Open By Default

I hope that by now you’ve had the opportunity to follow the speakers who appeared at the Management of Change Conference. Aneesh Chopra, Rob Carey, Clay Shirky and Vivek Kundra were all very well received. Vivek Kundra provided his very compelling vision for a Federal government that is open by default. “Open by default” means that the beginning presumption for federal agencies is that their data should be published and publicly available, unless privacy or security considerations indicate otherwise.

Several days ago Vivek Kundra, our federal Chief Information Officer, spoke at Wired magazine’s Disruptive by Design Conference where he elaborated on that vision by describing the work of Federal Agencies on data.gov. Nancy Scola of Wired reports: “The premise behind behind Data.gov goes to the philosophy around transparency and open government that the president has been talking about. What we want to do is democratize data and democratize information and put it in the public square,” said Kundra. “The default setting of the United States should not be that everything should be secret and closed.”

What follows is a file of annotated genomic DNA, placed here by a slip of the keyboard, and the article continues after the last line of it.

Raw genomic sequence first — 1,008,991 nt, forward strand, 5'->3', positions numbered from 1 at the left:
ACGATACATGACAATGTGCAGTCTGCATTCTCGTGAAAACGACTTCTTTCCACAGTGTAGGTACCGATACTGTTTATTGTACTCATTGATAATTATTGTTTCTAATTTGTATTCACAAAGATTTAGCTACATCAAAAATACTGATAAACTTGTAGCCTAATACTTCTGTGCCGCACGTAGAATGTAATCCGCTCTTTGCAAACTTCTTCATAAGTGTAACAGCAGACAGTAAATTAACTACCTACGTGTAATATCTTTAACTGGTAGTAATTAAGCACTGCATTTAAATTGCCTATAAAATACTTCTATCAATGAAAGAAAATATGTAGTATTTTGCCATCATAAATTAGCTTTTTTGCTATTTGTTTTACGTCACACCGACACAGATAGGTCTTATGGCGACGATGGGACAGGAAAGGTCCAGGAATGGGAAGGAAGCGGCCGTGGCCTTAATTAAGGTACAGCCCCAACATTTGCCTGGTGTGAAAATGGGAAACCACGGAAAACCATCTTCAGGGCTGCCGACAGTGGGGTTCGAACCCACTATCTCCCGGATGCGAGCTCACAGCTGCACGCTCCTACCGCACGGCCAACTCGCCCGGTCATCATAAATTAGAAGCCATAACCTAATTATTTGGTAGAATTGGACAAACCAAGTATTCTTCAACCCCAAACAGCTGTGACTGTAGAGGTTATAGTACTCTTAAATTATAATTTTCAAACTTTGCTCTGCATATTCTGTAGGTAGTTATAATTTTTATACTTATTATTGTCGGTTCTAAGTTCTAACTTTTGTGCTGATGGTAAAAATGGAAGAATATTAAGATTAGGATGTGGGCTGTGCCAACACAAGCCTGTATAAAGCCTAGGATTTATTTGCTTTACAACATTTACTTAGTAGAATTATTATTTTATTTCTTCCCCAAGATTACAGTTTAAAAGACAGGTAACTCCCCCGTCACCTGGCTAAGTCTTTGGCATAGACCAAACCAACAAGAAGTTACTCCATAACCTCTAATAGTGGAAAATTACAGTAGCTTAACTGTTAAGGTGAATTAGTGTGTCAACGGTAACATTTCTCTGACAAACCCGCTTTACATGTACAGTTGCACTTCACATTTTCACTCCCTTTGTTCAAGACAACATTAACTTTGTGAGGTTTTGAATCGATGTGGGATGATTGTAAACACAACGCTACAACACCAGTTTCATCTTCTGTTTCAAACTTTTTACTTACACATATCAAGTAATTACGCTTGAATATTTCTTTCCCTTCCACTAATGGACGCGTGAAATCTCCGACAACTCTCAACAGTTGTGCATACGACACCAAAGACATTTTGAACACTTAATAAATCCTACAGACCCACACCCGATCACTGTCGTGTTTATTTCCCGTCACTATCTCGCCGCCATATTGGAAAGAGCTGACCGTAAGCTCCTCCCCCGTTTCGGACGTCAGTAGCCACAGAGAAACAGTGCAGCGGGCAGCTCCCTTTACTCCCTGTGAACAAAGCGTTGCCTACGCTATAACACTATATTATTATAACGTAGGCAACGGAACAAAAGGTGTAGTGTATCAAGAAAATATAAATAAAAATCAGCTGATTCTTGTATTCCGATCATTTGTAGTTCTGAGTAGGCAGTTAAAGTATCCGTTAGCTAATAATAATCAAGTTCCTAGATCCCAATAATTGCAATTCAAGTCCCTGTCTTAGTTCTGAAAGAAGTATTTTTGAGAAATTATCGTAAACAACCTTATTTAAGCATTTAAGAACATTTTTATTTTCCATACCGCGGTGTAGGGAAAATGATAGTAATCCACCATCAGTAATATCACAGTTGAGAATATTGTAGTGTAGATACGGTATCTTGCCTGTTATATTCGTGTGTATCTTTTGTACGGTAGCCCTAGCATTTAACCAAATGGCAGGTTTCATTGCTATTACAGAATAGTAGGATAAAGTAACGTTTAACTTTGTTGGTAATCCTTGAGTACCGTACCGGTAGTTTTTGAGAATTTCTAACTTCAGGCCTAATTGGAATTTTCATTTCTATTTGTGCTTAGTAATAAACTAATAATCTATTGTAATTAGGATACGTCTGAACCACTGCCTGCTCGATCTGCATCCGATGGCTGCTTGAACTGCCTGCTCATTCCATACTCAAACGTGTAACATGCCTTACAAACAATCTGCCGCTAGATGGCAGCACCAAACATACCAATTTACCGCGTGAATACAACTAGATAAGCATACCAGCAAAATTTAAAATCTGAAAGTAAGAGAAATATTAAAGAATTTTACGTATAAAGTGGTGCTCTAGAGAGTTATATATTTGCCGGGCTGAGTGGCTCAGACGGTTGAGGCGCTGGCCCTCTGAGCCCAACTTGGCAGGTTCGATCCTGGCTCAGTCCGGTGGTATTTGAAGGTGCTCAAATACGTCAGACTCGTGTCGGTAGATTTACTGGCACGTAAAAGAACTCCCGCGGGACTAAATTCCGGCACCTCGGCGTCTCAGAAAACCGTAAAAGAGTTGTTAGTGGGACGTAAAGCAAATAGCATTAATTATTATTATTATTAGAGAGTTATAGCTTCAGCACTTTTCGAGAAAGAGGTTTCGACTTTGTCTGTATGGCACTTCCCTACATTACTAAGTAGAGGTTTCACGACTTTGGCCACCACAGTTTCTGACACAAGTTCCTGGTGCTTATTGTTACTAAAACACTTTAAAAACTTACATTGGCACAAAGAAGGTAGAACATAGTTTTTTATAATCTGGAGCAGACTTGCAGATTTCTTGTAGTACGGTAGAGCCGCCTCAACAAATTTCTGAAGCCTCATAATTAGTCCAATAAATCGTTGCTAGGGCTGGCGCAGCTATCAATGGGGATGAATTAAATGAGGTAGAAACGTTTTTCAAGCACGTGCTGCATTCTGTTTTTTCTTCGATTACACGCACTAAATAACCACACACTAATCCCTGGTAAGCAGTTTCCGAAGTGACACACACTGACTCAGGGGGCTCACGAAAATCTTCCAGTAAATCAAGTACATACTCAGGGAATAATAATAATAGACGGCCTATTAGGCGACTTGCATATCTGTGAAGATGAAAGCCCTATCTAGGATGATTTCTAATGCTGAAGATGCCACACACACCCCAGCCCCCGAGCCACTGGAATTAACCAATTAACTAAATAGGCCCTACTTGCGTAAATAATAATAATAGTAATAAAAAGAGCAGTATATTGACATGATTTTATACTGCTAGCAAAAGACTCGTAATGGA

An open default setting allows the American people to find innovative paths to society’s most compelling challenges. You might remember that in my first post here on Around the Corner I mentioned Nassim Taleb’s Black Swan. In the Black Swan, Taleb, a notable economic skeptic, identifies selection bias as a high risk to large-scale problems. The Skeptic’s Dictionary defines selection bias as the “self selection of individuals to participate in an activity or survey, or as a subject in an experimental study.” Of course, Federal IT investments are not experimental studies, but the open by default setting removes selection bias by allowing any and all American citizens to actively participate in mashing up their own data in ways that they determine. Organizations like the Sunlight Foundation play an instrumental role in democratizing data by sponsoring x-prizes or contests like the ongoing Apps For America 2.

This week the government is accelerating the publication of data. Data will be published in as many formats as possible, as close to raw as possible, and there is a preference for machine readable formats.

I hope you will have the opportunity to mashup your data. You can find it here. If you can’t find it yet, there’s more on the way.